nosh is now up to version 1.19


The important news is that the embarrassment with the post-install setup script for the Linux nosh-run-kernel-vt package is fixed. It was a missing 1-line escape() shell function. I apologize.

Other terminal management news is that there's now a console-clear command that does pretty much the same thing as the Bourne Again shell's clear_console command (also coming with that name as a symbolic link alias) but better.

* The bash clear_console tries to open a lot of device files, as can be seen in Ubuntu bug #39068. This tool by comparison doesn't need anything more than its standard output, and doesn't attempt to open any terminal devices itself at all. * The bash tool is specific to the Linux kernel terminal emulator. It had to be turned off for Debian kFreeBSD in Debian bug #355336, patched to make it stop when run as the superuser in xterm in Debian bug #355815, and worked around again in Debian bug #793883. This tool, contrastingly, actually works with xterm and PuTTY and clears their own scrollback buffers. It uses a different mechanism that both they and (ironically) the Linux kernel terminal emulator since 2011, all support. * Debian bug #791342 would be fixed by it, because it doesn't use the bodge of attempting to switch virtual terminals away and back (using either tty1 or tty2 as the "other" terminal) to clear the scrollback buffer.

On the gripping hand, this is something that one doesn't actually need if one is using the nosh-run-user-vt package. console-terminal-emulator supports the same extension to ECMA-48 Erase Display as xterm and PuTTY do, but the raison d'ĂȘtre for clear_console is the likes of Debian bug #331504. clear_console is in fact a ten-year-old bodge, addressing a security/privacy concern that's a lot older still. With user-space virtual terminals, one has the freedom to do things right, without the need for such bodges. (-: As the console-terminal-emulator manual page explains, when a login session terminates and the terminal is hung up, the terminal emulator erases the whole display buffer.

In more other news: On Linux, fsck at bootstrap time is now monitored. What this means from a user standpoint is that if your system reaches its "maximum mounts before a forced full fsck" point, it doesn't just sit there with nothing visibly happening (if one cannot see the hard disc activity light) for ages. The fsck@* services now invoke "monitored-fsck" rather than fsck directly. This is an ordinary chain-loading tool that opens a client connection to a local (i.e. AF_LOCAL) socket and then chains to fsck adding in its (Linux-specific) -Cfd option. There's a new monitor-fsck-progress service that runs the server for that socket, and displays progress information on the console. This latter is intentionally replaceable by alternative services, of course. I'm intending to make its output somewhat prettier, rather than just dumping the raw information at you as it does in this release. But if you want to write your own ...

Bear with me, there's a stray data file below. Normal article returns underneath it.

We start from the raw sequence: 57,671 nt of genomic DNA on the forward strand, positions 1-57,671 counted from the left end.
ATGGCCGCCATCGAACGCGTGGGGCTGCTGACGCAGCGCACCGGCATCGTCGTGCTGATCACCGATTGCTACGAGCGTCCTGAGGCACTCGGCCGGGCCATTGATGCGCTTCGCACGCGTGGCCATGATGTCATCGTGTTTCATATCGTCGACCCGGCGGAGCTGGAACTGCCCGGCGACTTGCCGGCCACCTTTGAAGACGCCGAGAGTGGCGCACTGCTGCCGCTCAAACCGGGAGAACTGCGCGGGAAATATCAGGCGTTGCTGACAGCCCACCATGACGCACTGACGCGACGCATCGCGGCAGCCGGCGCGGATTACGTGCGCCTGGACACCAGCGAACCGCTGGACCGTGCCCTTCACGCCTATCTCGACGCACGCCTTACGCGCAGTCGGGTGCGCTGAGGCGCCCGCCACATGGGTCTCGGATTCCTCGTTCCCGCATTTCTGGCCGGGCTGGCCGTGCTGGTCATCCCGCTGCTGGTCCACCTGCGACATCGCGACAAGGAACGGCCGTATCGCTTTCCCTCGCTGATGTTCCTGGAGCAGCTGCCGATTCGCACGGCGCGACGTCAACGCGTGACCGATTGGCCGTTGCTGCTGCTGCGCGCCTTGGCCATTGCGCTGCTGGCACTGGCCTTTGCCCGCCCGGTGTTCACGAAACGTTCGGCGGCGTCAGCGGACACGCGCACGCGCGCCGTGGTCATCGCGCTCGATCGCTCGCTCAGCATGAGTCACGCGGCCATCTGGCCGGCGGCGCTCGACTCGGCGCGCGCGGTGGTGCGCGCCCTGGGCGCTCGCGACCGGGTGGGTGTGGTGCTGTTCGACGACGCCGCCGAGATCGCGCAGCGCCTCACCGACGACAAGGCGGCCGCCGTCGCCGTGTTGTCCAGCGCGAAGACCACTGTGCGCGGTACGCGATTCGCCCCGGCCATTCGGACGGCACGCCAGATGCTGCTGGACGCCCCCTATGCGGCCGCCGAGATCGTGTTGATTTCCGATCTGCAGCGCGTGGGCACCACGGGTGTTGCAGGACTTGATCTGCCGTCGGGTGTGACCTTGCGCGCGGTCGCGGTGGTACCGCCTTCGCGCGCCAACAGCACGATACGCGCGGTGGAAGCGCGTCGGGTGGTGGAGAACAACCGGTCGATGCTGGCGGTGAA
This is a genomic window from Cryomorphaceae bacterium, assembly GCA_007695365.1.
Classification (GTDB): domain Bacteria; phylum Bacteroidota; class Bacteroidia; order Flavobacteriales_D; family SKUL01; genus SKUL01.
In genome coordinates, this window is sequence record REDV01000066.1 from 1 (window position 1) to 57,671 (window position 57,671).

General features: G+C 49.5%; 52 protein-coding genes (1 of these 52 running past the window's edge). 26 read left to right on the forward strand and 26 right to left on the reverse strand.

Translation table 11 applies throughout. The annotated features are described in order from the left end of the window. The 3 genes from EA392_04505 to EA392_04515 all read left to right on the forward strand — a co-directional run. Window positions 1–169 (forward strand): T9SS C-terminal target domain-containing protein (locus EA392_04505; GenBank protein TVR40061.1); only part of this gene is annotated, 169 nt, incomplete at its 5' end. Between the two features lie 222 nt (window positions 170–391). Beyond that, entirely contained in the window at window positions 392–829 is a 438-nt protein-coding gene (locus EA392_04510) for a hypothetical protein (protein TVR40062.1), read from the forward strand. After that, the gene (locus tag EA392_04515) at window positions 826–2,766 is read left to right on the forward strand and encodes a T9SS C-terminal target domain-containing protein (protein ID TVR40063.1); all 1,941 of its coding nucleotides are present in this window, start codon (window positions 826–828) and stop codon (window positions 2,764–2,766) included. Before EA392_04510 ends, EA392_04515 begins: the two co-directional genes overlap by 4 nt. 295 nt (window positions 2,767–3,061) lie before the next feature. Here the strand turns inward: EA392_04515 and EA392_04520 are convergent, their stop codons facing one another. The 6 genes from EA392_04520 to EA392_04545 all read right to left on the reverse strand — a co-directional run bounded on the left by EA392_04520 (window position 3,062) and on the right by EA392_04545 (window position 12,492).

You'll have to delete /etc/system-control/convert/volumes (or modify the contents of /etc/fstab) and run "redo all" to get your existing auto-created fsck@* service bundles regenerated with the new command. Or just edit the run files replacing fsck with monitored-fsck .

The big news is that as promised in the 1.18 announcement the nosh-run-busybox-mdev package is now functional. Also as promised in that announcement, here's more on the subject.

The nosh toolset doesn't come with a bunch of rules for your plug-and-play manager, be that (BSD) devd, (Linux) udev, or busybox mdev. Your plug-and-play manager does, or should do. As packaged up for Debian Linux, udev comes with a whole bunch of pre-supplied rules in /lib/udev/rules/ that gets one the "usual" device file tree in /dev/ . And it almost goes without saying that the BSDs come with devd rules in the box. The same is not true for the busybox Debian package. There's no /etc/mdev.conf supplied.

You MUST write one before using busybox mdev. busybox mdev's default behaviour as packaged, in the absence of /etc/mdev.conf , may be logical and straightforward; but it does not result in a working Debian system. Some things that I've hit myself are /dev/null not being accessible to anyone except the superuser, which affects loads of things all over the shop, and event device files not being under /dev/input/ where other parts of the system expect them to be.

There's plenty to read on this subject in the non-Debian world, starting with but not limited to:


You'll have to adapt these for Debian. There are also the examples in /usr/share/doc/busybox/examples/ , of course, the larger of the two fixing both of the aforementioned problems. The positive news is that the busybox-mdev service implicitly serializes invocations of mdev, so that there's no need for mucking around with mdev's sequence number mechanism.

The recovery mode problem mentioned in the 1.18 announcement turns out to have a simple local fix, which I'll incorporate into a more comprehensive service fix:

# ln -s rescue /etc/service-bundles/targets/single

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